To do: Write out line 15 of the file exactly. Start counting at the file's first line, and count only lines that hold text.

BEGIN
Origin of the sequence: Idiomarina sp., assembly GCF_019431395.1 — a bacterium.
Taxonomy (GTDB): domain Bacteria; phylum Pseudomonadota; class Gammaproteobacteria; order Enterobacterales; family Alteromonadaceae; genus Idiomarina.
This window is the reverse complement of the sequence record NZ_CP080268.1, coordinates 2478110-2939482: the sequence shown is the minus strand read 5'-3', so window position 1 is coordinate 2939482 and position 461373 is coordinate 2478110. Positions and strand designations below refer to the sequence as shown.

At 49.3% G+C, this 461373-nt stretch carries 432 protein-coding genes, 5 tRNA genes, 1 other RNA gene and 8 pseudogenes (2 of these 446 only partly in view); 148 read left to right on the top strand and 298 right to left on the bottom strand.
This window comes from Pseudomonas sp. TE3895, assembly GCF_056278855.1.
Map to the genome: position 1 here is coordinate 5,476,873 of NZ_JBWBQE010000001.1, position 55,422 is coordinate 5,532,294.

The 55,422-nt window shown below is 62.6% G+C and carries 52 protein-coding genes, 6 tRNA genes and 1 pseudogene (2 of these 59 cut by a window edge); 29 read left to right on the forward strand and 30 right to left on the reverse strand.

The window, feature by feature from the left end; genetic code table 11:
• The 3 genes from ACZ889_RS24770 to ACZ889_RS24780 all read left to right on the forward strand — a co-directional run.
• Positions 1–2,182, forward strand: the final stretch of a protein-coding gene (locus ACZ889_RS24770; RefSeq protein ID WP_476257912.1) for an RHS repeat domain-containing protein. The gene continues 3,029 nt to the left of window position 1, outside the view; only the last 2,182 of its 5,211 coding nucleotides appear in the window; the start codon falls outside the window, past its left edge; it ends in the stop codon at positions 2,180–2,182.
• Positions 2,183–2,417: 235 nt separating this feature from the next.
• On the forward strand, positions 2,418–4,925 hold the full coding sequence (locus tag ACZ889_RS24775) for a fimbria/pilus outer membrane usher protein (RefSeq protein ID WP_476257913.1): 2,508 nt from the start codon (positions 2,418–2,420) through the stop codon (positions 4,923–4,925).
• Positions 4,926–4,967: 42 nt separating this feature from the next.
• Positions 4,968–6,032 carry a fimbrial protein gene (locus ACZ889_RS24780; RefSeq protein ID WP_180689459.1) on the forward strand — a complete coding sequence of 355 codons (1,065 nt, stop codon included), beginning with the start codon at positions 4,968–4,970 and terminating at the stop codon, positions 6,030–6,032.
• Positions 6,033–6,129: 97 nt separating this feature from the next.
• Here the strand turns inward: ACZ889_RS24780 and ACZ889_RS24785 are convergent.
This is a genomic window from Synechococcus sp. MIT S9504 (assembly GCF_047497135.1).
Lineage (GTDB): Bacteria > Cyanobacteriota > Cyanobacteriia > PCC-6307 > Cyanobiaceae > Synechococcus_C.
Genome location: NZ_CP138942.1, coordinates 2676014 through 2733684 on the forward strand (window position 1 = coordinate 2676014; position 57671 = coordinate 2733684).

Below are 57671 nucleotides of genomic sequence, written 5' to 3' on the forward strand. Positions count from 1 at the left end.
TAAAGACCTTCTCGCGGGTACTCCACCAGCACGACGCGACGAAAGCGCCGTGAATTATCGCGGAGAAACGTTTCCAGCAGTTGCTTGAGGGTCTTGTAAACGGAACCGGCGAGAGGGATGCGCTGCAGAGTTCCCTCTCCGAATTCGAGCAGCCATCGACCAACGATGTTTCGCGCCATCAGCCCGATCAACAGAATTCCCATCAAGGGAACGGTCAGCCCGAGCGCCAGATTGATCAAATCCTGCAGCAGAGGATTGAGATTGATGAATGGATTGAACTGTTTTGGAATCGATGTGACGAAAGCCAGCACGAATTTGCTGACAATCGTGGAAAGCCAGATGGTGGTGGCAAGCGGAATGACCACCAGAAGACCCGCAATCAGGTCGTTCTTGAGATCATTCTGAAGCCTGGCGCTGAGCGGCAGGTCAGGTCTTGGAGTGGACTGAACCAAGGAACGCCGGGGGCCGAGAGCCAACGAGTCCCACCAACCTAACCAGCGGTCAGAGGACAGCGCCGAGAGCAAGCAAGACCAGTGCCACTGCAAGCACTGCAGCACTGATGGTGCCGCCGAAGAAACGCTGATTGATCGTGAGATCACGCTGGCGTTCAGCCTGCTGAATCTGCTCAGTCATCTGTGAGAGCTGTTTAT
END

• Positions 6,033–6,129: 97 nt separating this feature from the next.